Photography – Shooting Autumn Leaves

Article by Pete Barnes

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Leaves are a very popular subject when it comes to autumnal photography due to their great variation in colour at this time of year. If you are creative these subjects can offer great photographic potential. Here are 5 quick tips to make sure you make the most of the autumn weather

1. Ice – As the temperature drops outside leaves invariably become frozen in puddles, these can produce great photos. You can always pour cold water on the ice to remove the crystals and give it a really clear look, conversely you can scratch the surface to add some interest. If you can’t wait for the temperature to drop you can always stick some leaves in a water filled plastic container and freeze it overnight, just remember to fill your frame when you take the shot.

2. Falling leaves – As the leaves start to fall a rich carpet of yellows and reds starts to form. To get a sense of leaves falling without having to wait for a strong gust just ask an assistant to drop some whilst you snap away. Aim for a wide aperture to blur the background and go for shutter speeds of between ½ sec and 1/30 to get a sense of motion, you may need an overcast day or a neutral density filter as with the aperture wide open at this speed you may over expose during the day.

3. Soft focus – A quick, cheap way of adding a soft focus filter to your lens is adding a clear piece of plastic to the front of the lens (Cling film) and breathing on it, or on your UV filter if you have one. This will add a soft ethereal feel to your shots, just remember if you are breathing on your filters to give them a good clean after.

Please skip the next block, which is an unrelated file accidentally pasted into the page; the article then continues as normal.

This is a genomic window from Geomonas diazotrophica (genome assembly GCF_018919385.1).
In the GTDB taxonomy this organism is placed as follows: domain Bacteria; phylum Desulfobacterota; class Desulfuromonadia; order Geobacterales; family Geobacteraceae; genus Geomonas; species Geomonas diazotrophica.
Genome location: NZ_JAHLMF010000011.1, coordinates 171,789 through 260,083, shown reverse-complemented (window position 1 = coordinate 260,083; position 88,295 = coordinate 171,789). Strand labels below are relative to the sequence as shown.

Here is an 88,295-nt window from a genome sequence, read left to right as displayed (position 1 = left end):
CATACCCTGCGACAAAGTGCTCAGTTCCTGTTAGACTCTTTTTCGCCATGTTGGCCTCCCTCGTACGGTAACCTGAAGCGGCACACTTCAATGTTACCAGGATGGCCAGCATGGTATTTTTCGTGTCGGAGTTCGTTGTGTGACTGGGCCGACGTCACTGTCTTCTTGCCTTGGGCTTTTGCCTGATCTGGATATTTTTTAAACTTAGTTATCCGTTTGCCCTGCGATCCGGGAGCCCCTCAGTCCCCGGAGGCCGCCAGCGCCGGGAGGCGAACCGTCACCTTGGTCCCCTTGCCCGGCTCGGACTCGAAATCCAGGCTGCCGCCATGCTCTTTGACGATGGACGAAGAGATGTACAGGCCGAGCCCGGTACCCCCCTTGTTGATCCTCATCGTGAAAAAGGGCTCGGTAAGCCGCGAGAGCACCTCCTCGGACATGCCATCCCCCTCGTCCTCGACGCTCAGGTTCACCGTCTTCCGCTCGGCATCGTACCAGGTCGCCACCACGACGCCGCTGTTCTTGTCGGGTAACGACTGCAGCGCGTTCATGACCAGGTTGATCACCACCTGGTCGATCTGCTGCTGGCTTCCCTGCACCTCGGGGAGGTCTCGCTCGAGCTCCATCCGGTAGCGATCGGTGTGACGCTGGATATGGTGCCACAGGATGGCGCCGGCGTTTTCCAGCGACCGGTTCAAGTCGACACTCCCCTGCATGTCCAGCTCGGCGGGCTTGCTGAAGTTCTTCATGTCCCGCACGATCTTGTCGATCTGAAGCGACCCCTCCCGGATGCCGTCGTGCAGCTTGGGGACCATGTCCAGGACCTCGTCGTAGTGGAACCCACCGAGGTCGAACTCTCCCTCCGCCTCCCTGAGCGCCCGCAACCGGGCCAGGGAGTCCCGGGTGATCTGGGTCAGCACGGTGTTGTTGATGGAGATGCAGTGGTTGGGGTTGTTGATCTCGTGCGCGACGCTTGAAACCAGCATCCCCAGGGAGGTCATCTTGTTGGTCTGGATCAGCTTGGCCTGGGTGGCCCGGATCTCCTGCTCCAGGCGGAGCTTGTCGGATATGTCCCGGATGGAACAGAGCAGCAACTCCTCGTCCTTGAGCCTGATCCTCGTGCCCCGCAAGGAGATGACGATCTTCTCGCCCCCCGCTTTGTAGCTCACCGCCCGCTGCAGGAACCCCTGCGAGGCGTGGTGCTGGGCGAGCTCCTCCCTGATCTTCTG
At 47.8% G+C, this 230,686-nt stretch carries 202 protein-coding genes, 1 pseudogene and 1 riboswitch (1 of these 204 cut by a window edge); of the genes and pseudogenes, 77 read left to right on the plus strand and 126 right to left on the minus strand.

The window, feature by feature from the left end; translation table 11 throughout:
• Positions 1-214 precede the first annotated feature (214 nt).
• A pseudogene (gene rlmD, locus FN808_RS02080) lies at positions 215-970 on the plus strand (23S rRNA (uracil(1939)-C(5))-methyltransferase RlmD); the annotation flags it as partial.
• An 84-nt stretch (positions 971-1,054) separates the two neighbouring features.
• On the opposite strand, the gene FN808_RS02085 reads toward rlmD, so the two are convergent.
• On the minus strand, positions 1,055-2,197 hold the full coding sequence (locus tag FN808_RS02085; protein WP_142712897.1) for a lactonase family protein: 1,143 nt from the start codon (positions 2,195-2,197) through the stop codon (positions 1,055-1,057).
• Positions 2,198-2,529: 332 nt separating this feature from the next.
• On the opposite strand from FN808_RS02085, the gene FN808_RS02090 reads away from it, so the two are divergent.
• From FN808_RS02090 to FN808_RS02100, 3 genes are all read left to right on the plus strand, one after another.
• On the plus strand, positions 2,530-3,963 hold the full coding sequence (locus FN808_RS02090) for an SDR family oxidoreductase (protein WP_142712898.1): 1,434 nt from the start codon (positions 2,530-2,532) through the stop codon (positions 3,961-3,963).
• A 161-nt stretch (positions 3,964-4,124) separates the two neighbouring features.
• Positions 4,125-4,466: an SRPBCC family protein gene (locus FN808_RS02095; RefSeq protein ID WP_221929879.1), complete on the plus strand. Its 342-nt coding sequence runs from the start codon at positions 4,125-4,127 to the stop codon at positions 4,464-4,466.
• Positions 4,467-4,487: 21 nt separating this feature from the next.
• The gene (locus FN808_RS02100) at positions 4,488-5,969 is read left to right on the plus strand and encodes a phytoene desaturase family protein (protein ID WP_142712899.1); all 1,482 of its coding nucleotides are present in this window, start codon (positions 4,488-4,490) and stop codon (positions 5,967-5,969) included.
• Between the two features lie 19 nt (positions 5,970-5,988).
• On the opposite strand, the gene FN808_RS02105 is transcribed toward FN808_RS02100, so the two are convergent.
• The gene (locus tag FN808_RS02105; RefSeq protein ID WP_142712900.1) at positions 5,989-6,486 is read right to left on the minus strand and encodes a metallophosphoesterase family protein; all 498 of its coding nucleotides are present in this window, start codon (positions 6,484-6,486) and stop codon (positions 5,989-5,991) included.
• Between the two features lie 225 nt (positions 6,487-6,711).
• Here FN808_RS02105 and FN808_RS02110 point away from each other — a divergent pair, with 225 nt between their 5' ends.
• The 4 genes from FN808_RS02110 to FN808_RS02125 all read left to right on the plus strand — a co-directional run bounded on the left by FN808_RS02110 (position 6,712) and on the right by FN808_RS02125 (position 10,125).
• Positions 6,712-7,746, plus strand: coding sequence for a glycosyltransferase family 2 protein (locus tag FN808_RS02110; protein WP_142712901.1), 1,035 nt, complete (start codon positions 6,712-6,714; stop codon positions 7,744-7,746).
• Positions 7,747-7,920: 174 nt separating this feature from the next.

4. Back lighting – A great way to capture the vivid autumn colours is use the sun to back light them. This works great if you can shoot with a dark, shaded background. Remember if the back ground is dark the leaves may over expose so dial in a -1 stop to compensate and keep the darks dark and correctly expose the leaves. If the background is very bright you’ll have to add +1 stop to stop the leaves under exposing.

5. Get low, go wide – To really emphasise the coloured carpets so abundant in Autumn, fit a wide angle lens and get low down, focusing on a close leaf and fill the frame with the leaves going away into the distance, open spaces such as parks are great for this.

I am a photographer based in the north of England, Check out my website at www.petebarnesphotography.co.uk or my blog at www.petebarnesphotography.co.uk/blog.html

Article Source: http://EzineArticles.com/?expert=Pete_Barnes

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